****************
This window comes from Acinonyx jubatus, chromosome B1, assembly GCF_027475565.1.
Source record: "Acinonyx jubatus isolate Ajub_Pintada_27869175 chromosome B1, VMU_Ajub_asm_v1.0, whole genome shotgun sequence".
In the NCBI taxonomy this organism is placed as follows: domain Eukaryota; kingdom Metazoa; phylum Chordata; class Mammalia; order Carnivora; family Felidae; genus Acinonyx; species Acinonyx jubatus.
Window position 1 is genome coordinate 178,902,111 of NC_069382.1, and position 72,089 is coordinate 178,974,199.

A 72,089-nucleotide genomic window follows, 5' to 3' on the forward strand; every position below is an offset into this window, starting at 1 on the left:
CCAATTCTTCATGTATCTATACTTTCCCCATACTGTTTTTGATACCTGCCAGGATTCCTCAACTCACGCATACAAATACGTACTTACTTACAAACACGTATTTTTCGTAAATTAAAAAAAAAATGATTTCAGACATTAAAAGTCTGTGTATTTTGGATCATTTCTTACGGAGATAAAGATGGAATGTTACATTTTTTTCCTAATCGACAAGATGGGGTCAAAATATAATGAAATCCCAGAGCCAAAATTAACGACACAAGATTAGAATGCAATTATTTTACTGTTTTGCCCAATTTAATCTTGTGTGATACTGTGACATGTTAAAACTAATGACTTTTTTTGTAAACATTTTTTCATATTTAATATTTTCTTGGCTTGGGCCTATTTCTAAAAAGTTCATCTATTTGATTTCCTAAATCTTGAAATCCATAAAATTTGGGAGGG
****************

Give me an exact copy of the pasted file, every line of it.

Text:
This window comes from Acinonyx jubatus, chromosome B1, assembly GCF_027475565.1.
Source record: "Acinonyx jubatus isolate Ajub_Pintada_27869175 chromosome B1, VMU_Ajub_asm_v1.0, whole genome shotgun sequence".
In the NCBI taxonomy this organism is placed as follows: domain Eukaryota; kingdom Metazoa; phylum Chordata; class Mammalia; order Carnivora; family Felidae; genus Acinonyx; species Acinonyx jubatus.
Window position 1 is genome coordinate 178,902,111 of NC_069382.1, and position 72,089 is coordinate 178,974,199.

A 72,089-nucleotide genomic window follows, 5' to 3' on the forward strand; every position below is an offset into this window, starting at 1 on the left:
CCAATTCTTCATGTATCTATACTTTCCCCATACTGTTTTTGATACCTGCCAGGATTCCTCAACTCACGCATACAAATACGTACTTACTTACAAACACGTATTTTTCGTAAATTAAAAAAAAAATGATTTCAGACATTAAAAGTCTGTGTATTTTGGATCATTTCTTACGGAGATAAAGATGGAATGTTACATTTTTTTCCTAATCGACAAGATGGGGTCAAAATATAATGAAATCCCAGAGCCAAAATTAACGACACAAGATTAGAATGCAATTATTTTACTGTTTTGCCCAATTTAATCTTGTGTGATACTGTGACATGTTAAAACTAATGACTTTTTTTGTAAACATTTTTTCATATTTAATATTTTCTTGGCTTGGGCCTATTTCTAAAAAGTTCATCTATTTGATTTCCTAAATCTTGAAATCCATAAAATTTGGGAGGG